Asteroid impacts on Earth make structurally bizarre diamonds PhysOrg - November 21, 2014
Scientists have argued for half a century about the existence of a form of diamond called lonsdaleite, which is associated with impacts by meteorites and asteroids. A group of scientists based mostly at Arizona State University now show that what has been called lonsdaleite is in fact a structurally disordered form of ordinary diamond.
Two Rings for Asteroid Chariklo NASA - April 9, 2014
Asteroids can have rings. In a surprising discovery announced two weeks ago, the distant asteroid 10199 Chariklo was found to have at least two orbiting rings. Chariklo's diameter of about 250 kilometers makes it the largest of the measured centaur asteroids, but now the smallest known object to have rings. The centaur-class minor planet orbits the Sun between Saturn and Uranus. The above video gives an artist's illustration of how the rings were discovered. As Chariklo passed in 2013 in front of a faint star, unexpected but symmetric dips in the brightness of the star revealed the rings. Planetary astronomers are now running computer simulations designed to investigate how Chariklo's unexpected ring system might have formed, how it survives, and given the asteroid's low mass and close passes of other small asteroids and the planet Uranus, how long it may last.
Icy Chariklo asteroid has ring system BBC - March 26, 2014
The asteroid Chariklo has been confirmed as the smallest object in the Solar System to display a ring system. Encircling bands of material are more usually associated with the giant planets, such as Saturn and Uranus. Chariklo may be just 250km wide but observations made when it passed in front of a distant star reveal the presence of two distinct rings.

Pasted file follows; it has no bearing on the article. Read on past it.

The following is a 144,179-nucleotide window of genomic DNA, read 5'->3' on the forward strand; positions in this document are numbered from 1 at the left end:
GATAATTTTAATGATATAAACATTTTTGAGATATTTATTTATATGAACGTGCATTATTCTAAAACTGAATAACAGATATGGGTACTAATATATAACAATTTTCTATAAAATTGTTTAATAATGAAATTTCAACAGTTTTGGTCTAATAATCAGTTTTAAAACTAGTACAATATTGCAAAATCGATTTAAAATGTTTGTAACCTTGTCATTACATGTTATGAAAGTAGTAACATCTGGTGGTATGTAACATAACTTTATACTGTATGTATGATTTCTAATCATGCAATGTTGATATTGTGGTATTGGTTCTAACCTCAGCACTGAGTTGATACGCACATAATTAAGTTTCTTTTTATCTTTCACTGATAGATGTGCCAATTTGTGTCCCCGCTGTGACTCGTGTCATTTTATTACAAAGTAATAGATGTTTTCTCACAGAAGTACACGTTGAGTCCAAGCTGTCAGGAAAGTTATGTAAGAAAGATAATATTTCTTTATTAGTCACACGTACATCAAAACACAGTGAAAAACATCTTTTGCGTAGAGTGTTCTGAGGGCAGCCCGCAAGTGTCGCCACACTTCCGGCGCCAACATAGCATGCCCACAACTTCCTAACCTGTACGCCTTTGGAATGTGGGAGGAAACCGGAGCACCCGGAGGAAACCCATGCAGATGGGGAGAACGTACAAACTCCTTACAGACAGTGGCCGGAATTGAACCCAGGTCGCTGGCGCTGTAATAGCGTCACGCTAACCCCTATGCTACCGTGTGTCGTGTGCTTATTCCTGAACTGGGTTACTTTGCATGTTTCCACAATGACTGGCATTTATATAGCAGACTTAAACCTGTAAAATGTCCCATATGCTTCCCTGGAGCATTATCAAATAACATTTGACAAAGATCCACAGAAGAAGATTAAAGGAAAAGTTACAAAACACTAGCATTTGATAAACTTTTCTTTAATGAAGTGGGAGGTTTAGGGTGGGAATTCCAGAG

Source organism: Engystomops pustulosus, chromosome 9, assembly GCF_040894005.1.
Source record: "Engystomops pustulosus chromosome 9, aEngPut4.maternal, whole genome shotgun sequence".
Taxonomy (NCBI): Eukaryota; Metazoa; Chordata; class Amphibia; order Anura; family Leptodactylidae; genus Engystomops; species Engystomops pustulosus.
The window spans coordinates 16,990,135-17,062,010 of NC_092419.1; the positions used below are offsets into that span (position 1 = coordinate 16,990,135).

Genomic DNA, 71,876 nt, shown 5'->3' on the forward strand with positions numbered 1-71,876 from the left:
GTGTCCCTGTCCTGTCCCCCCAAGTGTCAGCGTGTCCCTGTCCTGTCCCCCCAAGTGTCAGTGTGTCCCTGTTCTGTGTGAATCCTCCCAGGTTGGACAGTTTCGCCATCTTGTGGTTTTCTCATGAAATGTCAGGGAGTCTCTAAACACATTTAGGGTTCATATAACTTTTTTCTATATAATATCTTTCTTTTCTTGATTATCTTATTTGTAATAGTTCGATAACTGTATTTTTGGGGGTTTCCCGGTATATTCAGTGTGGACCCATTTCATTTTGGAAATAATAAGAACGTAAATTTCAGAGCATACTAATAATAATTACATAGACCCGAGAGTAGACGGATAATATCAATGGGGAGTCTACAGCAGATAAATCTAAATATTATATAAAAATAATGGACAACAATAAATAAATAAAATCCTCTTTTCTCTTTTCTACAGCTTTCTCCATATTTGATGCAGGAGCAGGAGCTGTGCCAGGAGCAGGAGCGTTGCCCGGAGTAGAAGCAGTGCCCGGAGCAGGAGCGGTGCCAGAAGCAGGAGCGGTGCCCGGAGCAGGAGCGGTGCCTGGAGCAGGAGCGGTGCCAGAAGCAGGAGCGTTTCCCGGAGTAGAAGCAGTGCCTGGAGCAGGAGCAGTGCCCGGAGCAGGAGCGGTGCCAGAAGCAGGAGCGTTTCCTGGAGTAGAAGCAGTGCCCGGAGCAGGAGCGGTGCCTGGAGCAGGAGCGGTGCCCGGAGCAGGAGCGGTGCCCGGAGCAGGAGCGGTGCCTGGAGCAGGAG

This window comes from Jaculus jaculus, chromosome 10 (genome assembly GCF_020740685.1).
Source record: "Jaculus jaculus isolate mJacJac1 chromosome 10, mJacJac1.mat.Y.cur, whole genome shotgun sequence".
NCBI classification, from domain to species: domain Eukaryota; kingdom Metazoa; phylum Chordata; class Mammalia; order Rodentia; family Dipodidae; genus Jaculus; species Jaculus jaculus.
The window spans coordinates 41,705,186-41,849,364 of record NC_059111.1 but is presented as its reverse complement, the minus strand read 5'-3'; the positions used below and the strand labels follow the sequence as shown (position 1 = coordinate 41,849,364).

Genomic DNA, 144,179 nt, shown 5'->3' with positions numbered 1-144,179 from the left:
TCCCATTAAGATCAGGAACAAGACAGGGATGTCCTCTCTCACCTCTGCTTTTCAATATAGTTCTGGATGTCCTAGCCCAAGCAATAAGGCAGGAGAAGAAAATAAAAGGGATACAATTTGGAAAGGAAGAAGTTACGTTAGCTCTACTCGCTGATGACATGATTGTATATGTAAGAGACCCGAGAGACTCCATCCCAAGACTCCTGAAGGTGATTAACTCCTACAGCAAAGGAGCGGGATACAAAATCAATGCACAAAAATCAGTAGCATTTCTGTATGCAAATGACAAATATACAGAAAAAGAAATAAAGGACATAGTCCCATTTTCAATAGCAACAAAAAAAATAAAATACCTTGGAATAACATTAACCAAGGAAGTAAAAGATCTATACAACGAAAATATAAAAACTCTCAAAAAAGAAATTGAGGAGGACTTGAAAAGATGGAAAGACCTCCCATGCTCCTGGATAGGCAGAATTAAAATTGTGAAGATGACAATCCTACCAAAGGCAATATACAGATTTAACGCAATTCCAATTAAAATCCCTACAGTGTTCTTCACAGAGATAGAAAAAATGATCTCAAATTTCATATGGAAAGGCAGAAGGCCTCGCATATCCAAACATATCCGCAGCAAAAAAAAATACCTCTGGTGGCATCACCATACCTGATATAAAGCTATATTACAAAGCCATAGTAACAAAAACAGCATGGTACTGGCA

Watch Potentially Hazardous Asteroid Whip Past Earth National Geographic - February 18, 2014
A giant space rock three times the size of football field is about to sail past Earth. Its passage will be broadcast live around the world via the web. Thankfully there was no chance of collision.
A close call in space tonight: Asteroid zips by Earth CNN - February 18, 2014
Only in space would 2 million miles be considered a close call. An asteroid with an estimated diameter of three football fields zoomed by Earth late Monday, missing our home by about that distance. It traveled at some 27,000 miles per hour.
Rock from heaven is a scientists' delight PhysOrg - February 12, 2014
A year ago on Saturday, inhabitants of the Russian city of Chelyabinsk looked skyward, some frozen in fear that a nuclear war had begun. Overhead, an asteroid exploded in a ball of fire, sending debris plummeting to Earth in brilliant streaks. The shockwave blew out windows, hurting about 1,600 people, and the burst of ultraviolet light was so strong that more than two dozen people suffered skin burns. Today, enshrined in Russia's folk memory as a big scare, the Chelyabinsk Meteorite, for space scientists, is a boon. They say it has yielded unprecedented insights into the makeup and orbit of asteroids and the risks that a rogue rock may pose to Earth. Only a few asteroids ever cross Earth's path. Fewer still survive the fiery contest of friction with the atmosphere. Those that do are likely to fall in the sea, which covers more than two-thirds of the planet, or in a remote area, such as desert, tundra or Antarctica.